We have seen a few players follow this route, especially when there are lockouts. None of them were able to dominate on the scoreboard the same way Kotkaniemi has to start his AHL career. The last lockout wiped out the 2012 portion of the 2012-13 season. It sent a few young players to the minors after they played in the NHL as 18 year olds.

Ryan Nugent-Hopkins was the first overall pick in 2011 and had 52 points in 62 games with the Oilers. With the Oklahoma City Barons the following season, he had 20 points in 19 games. Mika Zibanejad had just 11 points in 23 AHL games that season. Mark Scheifele played ten playoff games and had one assist. Sean Couturier had a similar rookie season to Kotkaniemi with the Philadelphia Flyers before putting up 28 points in 31 games in the AHL as a 19 year old.

They all played more than the seven games Kotkaniemi has suited up for thus far. However, only Nugent-Hopkins averaged over a point per game, and he barely did it over 19 contests. Kotkaniemi needs 13 points in his next 15 games to match that production.

Players from Canada rarely get the opportunity to play in the AHL as a 19 year old. Their CHL team that owns their rights gets priority and the player is not eligible to play in the AHL until he turns 20. We sometimes see European players come over and play in the AHL as teenagers.

Filip Forsberg did just that in 2013-14. He scored 34 points in 47 games. William Nylander did the same thing right after being drafted. In his second AHL season he had 45 points in 38 games. We will have to wait and see if Kotkaniemi can continue his offensive explosion for that long, but he is certainly starting out on the right path.

It has been a small sample size thus far, but Kotkaniemi being able to pile up points at the AHL level is a feat even players like Filip Forsberg and Mike Zibanejad struggled to accomplish. If Kotkaniemi can keep up near a point per game pace for the remainder of the schedule, he would be scoring at the same rate players like Nugent-Hopkins, Nylander and Couturier did in the same league at the same age.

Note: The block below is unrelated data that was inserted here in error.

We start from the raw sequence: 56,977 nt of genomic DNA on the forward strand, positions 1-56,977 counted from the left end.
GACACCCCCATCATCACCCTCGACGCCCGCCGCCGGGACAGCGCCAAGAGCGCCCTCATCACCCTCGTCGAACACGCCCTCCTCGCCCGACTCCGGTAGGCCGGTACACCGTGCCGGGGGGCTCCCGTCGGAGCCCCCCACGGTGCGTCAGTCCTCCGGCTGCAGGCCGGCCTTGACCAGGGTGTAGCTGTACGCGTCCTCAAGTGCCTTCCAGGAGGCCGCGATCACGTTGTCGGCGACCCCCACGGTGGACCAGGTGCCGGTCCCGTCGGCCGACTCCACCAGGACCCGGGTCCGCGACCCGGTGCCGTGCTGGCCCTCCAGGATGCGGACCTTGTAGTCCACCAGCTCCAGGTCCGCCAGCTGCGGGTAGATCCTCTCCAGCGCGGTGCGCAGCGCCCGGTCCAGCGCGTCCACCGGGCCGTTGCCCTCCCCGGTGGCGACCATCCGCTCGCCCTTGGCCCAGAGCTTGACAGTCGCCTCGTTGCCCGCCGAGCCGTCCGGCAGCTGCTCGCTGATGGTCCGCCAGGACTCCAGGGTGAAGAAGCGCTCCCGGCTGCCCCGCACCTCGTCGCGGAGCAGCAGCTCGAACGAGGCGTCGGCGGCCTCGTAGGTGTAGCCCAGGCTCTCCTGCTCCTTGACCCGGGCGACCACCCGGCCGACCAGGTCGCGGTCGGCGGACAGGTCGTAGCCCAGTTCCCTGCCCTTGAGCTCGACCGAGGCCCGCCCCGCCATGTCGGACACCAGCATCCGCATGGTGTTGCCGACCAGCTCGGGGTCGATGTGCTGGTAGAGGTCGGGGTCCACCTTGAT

All of those aforementioned players developed into key players for their current NHL clubs. Time will tell, but seeing Kotkaniemi scoring nearly two points per game to start his AHL stint reinforces the fact he is going to be a top six player for the Canadiens in the future.

After watching him struggle for so much of this season, it was logical to begin questioning what Kotkaniemi’s potential really is for the Habs. When he was drafted, it was hoped he would be a big, first line centre that has been lacking for a long time in Montreal. It is easy to forget he didn’t turn 19 until the Carolina Hurricanes matched the Sebastian Aho offer sheet and he is still the youngest player in the American Hockey League.

Next: Is next season a go-for-it year in Montreal?

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It took a quick trip to Laval, but Kotkaniemi is quickly showing that he does still have the potential to be an exceptional player for the Montreal Canadiens. It just might take a few years, which was his original timeline anyway.